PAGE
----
How did I know? Mrs. Dempster was often in my mind, but whenever I thought of her I put the thought aside with a sick heart, as part of a past that was utterly done. I had tried to get Deptford out of my head, just as Boy had done, and for the same reason; I wanted a new life. What Surgeoner told me made it clear that any new life must include Deptford. There was to be no release by muffling up the past.
We talked for some time, and I liked him more and more. When at last I left I laid a ten-dollar bill on the table.
“Thank you, Mr. Ramsay,” said he. “This will get us the soup kettle we need, and a load of wood as well. Do you see now how prayers are answered?”
Back to Deptford, therefore, at the first chance, pretending I wanted to consult Mr. Mahaffey about the deadbeat who had bought the Banner from me and was still in debt for more than half of the price. The magistrate counselled patience. But I got what I wanted, which was the address of the aunt who had taken Mrs. Dempster after the death of her husband. She was not, as Milo Papple thought, a widow, but an old maid, a Miss Bertha Shanklin, and she lived in Weston. He gave me the address, without asking why I wanted it.
“A bad business, that was,” he said. “She seemed a nice little person. Then — a madwoman! Struck by a snowball. I don’t suppose you have any idea who threw it, have you ? No, I didn’t imagine you did, or you would have said so earlier. There was guilt, you know; undoubtedly there was guilt. I don’t know quite what could have been done about it, but look at the consequences! McCausland says definitely she became a moral idiot — no sense at all of right and wrong — and the result was that terrible business in the pit. I remember that you were there. And the ruin of her husband’s life. Then the lad running away when he was really no more than a baby. I’ve never seen such grief as hers when she finally realized he had gone. McCausland had to give her very heavy morphia before Miss Shanklin could remove her. Yes, there was guilt, whether any kind of charge could have been laid or not. Guilt, and somebody bears it to this day!”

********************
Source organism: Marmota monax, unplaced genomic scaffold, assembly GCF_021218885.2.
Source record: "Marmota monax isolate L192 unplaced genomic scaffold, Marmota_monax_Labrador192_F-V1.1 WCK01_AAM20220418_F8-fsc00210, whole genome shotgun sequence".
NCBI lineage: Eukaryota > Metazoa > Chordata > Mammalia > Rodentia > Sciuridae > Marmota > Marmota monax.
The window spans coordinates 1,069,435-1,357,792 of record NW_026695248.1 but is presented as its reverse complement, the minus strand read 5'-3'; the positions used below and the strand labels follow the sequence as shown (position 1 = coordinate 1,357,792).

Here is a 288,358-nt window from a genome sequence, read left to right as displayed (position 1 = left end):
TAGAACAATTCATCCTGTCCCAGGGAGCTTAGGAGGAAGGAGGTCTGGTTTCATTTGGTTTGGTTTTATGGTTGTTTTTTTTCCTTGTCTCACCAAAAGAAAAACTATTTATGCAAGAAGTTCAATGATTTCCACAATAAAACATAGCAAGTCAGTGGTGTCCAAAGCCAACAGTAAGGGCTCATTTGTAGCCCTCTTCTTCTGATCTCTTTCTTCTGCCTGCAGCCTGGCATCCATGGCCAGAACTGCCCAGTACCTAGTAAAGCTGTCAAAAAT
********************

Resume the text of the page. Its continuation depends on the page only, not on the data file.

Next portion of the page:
The old man’s vehemence, and the way he kept looking at me over and under and around his small, very dirty spectacles, left no doubt that he thought I knew more than I admitted, and might very well be the guilty party myself. But I saw no sense in telling him anything; I still had a grudge against Boy for what he had done, but I remembered too that if I had not been so sly Mrs. Dempster would not have been hit. I was anxious to regard the whole thing as an accident, past care and past grief.
Nevertheless this conversation reheated my strong sense of guilt and responsibility about Paul; the war and my adult life had banked down that fire but not quenched it. The consequence was that I did something very foolish. I paid a visit to Father Regan, who was still the Catholic priest in Deptford.
I had never spoken to him, but I wanted somebody I could talk to confidentially, and I had the Protestant notion that priests are very close-mouthed and see more than they say. Later in life I got over that idea, but at this moment I wanted somebody who was in Deptford but not wholly of it, and he seemed to be my man. So within fifteen minutes of leaving the magistrate I was in the priest’s house, snuffing up the smell of soap, and sitting in one of those particularly uncomfortable chairs that find refuge in priests’ parlours all over the globe.
He thought, quite rightly, that I had come fishing for something, and was very suspicious, but when he found out what it was he laughed aloud, with the creaky, short laugh of a man whose life does not afford many jokes.